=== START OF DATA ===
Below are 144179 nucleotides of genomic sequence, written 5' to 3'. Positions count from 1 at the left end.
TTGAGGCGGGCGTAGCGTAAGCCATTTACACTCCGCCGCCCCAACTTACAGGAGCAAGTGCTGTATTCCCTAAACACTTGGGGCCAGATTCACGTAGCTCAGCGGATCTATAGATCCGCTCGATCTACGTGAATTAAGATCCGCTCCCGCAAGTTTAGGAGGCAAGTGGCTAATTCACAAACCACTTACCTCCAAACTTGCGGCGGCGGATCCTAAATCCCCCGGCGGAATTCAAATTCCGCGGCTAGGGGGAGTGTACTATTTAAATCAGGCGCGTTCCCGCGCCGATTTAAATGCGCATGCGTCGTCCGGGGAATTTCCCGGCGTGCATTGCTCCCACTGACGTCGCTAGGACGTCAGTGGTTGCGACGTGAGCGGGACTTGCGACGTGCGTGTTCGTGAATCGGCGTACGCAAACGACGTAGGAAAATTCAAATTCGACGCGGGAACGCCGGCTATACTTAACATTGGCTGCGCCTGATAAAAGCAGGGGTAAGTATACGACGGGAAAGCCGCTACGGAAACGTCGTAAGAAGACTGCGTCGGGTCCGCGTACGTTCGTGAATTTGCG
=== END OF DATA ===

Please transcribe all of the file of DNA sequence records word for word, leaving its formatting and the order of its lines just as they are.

Below are 144179 nucleotides of genomic sequence, written 5' to 3'. Positions count from 1 at the left end.
TTGAGGCGGGCGTAGCGTAAGCCATTTACACTCCGCCGCCCCAACTTACAGGAGCAAGTGCTGTATTCCCTAAACACTTGGGGCCAGATTCACGTAGCTCAGCGGATCTATAGATCCGCTCGATCTACGTGAATTAAGATCCGCTCCCGCAAGTTTAGGAGGCAAGTGGCTAATTCACAAACCACTTACCTCCAAACTTGCGGCGGCGGATCCTAAATCCCCCGGCGGAATTCAAATTCCGCGGCTAGGGGGAGTGTACTATTTAAATCAGGCGCGTTCCCGCGCCGATTTAAATGCGCATGCGTCGTCCGGGGAATTTCCCGGCGTGCATTGCTCCCACTGACGTCGCTAGGACGTCAGTGGTTGCGACGTGAGCGGGACTTGCGACGTGCGTGTTCGTGAATCGGCGTACGCAAACGACGTAGGAAAATTCAAATTCGACGCGGGAACGCCGGCTATACTTAACATTGGCTGCGCCTGATAAAAGCAGGGGTAAGTATACGACGGGAAAGCCGCTACGGAAACGTCGTAAGAAGACTGCGTCGGGTCCGCGTACGTTCGTGAATTTGCG